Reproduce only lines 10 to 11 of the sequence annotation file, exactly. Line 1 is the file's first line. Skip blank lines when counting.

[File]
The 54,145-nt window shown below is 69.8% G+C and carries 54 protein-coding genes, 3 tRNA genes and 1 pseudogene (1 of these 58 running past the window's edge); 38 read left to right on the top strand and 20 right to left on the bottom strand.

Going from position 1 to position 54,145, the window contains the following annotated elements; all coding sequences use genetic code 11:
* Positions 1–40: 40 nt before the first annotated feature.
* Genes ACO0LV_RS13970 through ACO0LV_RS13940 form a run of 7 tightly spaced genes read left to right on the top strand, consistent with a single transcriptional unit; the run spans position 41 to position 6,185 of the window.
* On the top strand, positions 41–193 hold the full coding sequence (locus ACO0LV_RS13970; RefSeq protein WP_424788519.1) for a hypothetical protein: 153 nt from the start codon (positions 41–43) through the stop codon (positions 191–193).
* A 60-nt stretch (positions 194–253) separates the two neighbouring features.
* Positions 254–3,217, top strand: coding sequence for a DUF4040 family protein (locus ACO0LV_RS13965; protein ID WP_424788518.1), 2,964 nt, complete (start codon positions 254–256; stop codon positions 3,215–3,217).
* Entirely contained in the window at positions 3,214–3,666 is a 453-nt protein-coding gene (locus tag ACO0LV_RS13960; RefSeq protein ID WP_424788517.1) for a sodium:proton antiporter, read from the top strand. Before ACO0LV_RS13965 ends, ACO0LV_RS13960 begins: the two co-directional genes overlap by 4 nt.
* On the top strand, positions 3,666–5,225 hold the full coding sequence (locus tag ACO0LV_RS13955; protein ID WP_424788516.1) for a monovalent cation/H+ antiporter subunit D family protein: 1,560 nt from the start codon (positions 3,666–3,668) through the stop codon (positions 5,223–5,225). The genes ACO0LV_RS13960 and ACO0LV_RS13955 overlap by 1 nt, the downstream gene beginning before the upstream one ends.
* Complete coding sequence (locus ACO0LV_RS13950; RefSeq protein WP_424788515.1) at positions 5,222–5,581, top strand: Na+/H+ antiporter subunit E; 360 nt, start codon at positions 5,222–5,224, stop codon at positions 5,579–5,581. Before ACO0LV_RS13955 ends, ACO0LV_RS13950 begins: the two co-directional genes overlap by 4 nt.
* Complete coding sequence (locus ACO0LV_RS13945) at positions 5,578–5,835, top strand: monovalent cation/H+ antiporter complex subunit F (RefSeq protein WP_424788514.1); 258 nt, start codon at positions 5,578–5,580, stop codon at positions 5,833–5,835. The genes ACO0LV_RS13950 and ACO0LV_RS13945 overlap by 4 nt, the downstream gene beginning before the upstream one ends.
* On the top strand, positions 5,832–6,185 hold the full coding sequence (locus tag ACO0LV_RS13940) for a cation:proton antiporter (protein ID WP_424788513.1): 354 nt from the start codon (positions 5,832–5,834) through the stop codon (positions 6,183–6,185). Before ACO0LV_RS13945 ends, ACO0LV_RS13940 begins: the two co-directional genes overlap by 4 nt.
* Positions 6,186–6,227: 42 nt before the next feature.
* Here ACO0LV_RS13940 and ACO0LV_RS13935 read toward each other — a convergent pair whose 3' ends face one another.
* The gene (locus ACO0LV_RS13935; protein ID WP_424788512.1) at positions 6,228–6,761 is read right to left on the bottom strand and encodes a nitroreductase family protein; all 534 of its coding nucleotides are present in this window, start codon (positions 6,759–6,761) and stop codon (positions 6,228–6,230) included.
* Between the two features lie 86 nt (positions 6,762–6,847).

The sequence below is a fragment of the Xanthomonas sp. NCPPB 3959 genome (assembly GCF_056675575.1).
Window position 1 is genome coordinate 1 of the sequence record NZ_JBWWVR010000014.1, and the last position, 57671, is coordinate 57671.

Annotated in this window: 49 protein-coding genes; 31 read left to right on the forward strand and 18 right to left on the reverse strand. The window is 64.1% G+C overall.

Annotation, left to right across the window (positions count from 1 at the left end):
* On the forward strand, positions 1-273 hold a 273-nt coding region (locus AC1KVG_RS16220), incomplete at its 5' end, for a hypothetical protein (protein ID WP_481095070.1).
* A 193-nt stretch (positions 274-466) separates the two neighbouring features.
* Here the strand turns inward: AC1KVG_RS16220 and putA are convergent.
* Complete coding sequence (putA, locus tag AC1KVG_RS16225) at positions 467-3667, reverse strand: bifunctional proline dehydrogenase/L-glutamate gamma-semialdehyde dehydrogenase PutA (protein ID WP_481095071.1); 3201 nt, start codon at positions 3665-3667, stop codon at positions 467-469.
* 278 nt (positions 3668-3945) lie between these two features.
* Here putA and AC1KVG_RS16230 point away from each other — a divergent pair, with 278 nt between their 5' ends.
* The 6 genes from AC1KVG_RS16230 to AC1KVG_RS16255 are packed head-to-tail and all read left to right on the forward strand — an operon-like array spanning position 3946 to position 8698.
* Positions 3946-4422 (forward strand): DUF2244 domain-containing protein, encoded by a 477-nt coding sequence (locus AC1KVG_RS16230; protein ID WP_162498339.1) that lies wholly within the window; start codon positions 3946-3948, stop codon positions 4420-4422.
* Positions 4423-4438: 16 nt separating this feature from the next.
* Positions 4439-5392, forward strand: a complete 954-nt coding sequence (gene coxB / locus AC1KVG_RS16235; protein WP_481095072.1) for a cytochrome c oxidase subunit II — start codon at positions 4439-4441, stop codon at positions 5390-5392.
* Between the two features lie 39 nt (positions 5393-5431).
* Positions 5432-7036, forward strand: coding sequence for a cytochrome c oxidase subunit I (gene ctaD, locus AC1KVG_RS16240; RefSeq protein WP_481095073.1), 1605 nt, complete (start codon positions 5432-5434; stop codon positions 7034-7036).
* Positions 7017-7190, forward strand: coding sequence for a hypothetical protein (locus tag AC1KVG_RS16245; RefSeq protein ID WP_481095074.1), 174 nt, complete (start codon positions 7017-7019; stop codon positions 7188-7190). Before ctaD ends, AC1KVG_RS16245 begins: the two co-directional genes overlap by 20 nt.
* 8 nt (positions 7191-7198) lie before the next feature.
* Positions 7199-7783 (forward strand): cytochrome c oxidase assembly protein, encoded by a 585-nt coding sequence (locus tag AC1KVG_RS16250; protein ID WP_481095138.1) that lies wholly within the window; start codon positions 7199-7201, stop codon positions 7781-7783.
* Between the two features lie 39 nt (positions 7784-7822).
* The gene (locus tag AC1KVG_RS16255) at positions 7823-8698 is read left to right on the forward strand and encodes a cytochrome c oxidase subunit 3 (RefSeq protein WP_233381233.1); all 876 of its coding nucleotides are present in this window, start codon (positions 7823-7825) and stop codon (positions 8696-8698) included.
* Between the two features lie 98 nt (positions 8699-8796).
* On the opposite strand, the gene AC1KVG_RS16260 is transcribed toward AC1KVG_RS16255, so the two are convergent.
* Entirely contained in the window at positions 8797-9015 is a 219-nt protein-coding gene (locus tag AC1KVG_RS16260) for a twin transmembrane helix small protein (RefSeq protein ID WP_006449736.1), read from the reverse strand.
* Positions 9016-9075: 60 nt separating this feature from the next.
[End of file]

* Complete coding sequence (locus ACO0LV_RS13950; RefSeq protein WP_424788515.1) at positions 5,222–5,581, top strand: Na+/H+ antiporter subunit E; 360 nt, start codon at positions 5,222–5,224, stop codon at positions 5,579–5,581. Before ACO0LV_RS13955 ends, ACO0LV_RS13950 begins: the two co-directional genes overlap by 4 nt.
* Complete coding sequence (locus ACO0LV_RS13945) at positions 5,578–5,835, top strand: monovalent cation/H+ antiporter complex subunit F (RefSeq protein WP_424788514.1); 258 nt, start codon at positions 5,578–5,580, stop codon at positions 5,833–5,835. The genes ACO0LV_RS13950 and ACO0LV_RS13945 overlap by 4 nt, the downstream gene beginning before the upstream one ends.